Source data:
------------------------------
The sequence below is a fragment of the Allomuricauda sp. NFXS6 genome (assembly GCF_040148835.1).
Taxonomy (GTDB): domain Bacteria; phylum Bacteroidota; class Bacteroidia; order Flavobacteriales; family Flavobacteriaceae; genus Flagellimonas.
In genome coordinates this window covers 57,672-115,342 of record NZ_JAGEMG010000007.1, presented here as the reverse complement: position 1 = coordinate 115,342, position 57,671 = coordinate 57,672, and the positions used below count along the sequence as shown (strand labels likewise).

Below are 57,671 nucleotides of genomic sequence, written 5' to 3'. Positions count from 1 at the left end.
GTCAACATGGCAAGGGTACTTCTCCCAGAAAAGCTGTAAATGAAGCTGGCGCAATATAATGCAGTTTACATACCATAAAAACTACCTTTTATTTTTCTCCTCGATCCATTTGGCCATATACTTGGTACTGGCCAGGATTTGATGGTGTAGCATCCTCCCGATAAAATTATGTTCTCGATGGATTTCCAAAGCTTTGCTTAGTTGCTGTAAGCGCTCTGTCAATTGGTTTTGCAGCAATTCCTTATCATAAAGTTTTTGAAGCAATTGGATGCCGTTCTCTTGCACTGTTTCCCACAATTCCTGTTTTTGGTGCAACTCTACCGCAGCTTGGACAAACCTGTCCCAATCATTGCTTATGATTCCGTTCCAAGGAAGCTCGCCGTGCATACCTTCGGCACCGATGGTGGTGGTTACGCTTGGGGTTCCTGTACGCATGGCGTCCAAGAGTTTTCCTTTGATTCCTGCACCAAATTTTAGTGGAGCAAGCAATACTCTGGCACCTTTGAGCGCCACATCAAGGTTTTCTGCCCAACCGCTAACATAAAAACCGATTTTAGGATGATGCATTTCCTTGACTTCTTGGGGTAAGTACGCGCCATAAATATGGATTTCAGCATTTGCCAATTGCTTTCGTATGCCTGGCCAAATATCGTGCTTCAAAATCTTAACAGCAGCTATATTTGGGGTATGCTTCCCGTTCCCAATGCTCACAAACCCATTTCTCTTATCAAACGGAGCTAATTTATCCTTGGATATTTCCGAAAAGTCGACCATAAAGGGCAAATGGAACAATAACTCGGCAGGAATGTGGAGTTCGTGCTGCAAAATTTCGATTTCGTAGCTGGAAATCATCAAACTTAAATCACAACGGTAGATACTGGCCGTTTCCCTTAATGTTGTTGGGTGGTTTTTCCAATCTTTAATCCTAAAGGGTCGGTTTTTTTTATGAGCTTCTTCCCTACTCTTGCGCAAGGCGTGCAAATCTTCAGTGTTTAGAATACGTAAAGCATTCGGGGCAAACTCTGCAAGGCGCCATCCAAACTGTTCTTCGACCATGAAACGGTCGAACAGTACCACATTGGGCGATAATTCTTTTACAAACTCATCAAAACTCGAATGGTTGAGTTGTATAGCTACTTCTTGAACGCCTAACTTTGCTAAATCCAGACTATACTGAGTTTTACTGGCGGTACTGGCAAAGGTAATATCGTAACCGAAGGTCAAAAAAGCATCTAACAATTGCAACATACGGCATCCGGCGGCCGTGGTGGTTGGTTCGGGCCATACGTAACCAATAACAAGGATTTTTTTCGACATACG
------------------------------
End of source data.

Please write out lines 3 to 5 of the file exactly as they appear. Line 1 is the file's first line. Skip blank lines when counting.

In genome coordinates this window covers 57,672-115,342 of record NZ_JAGEMG010000007.1, presented here as the reverse complement: position 1 = coordinate 115,342, position 57,671 = coordinate 57,672, and the positions used below count along the sequence as shown (strand labels likewise).

Below are 57,671 nucleotides of genomic sequence, written 5' to 3'. Positions count from 1 at the left end.
GTCAACATGGCAAGGGTACTTCTCCCAGAAAAGCTGTAAATGAAGCTGGCGCAATATAATGCAGTTTACATACCATAAAAACTACCTTTTATTTTTCTCCTCGATCCATTTGGCCATATACTTGGTACTGGCCAGGATTTGATGGTGTAGCATCCTCCCGATAAAATTATGTTCTCGATGGATTTCCAAAGCTTTGCTTAGTTGCTGTAAGCGCTCTGTCAATTGGTTTTGCAGCAATTCCTTATCATAAAGTTTTTGAAGCAATTGGATGCCGTTCTCTTGCACTGTTTCCCACAATTCCTGTTTTTGGTGCAACTCTACCGCAGCTTGGACAAACCTGTCCCAATCATTGCTTATGATTCCGTTCCAAGGAAGCTCGCCGTGCATACCTTCGGCACCGATGGTGGTGGTTACGCTTGGGGTTCCTGTACGCATGGCGTCCAAGAGTTTTCCTTTGATTCCTGCACCAAATTTTAGTGGAGCAAGCAATACTCTGGCACCTTTGAGCGCCACATCAAGGTTTTCTGCCCAACCGCTAACATAAAAACCGATTTTAGGATGATGCATTTCCTTGACTTCTTGGGGTAAGTACGCGCCATAAATATGGATTTCAGCATTTGCCAATTGCTTTCGTATGCCTGGCCAAATATCGTGCTTCAAAATCTTAACAGCAGCTATATTTGGGGTATGCTTCCCGTTCCCAATGCTCACAAACCCATTTCTCTTATCAAACGGAGCTAATTTATCCTTGGATATTTCCGAAAAGTCGACCATAAAGGGCAAATGGAACAATAACTCGGCAGGAATGTGGAGTTCGTGCTGCAAAATTTCGATTTCGTAGCTGGAAATCATCAAACTTAAATCACAACGGTAGATACTGGCCGTTTCCCTTAATGTTGTTGGGTGGTTTTTCCAATCTTTAATCCTAAAGGGTCGGTTTTTTTTATGAGCTTCTTCCCTACTCTTGCGCAAGGCGTGCAAATCTTCAGTGTTTAGAATACGTAAAGCATTCGGGGCAAACTCTGCAAGGCGCCATCCAAACTGTTCTTCGACCATGAAACGGTCGAACAGTACCACATTGGGCGATAATTCTTTTACAAACTCATCAAAACTCGAATGGTTGAGTTGTATAGCTACTTCTTGAACGCCTAACTTTGCTAAATCCAGACTATACTGAGTTTTACTGGCGGTACTGGCAAAGGTAATATCGTAACCGAAGGTCAAAAAAGCATCTAACAATTGCAACATACGGCATCCGGCGGCCGTGGTGGTTGGTTCGGGCCATACGTAACCAATAACAAGGATTTTTTTCGACATACG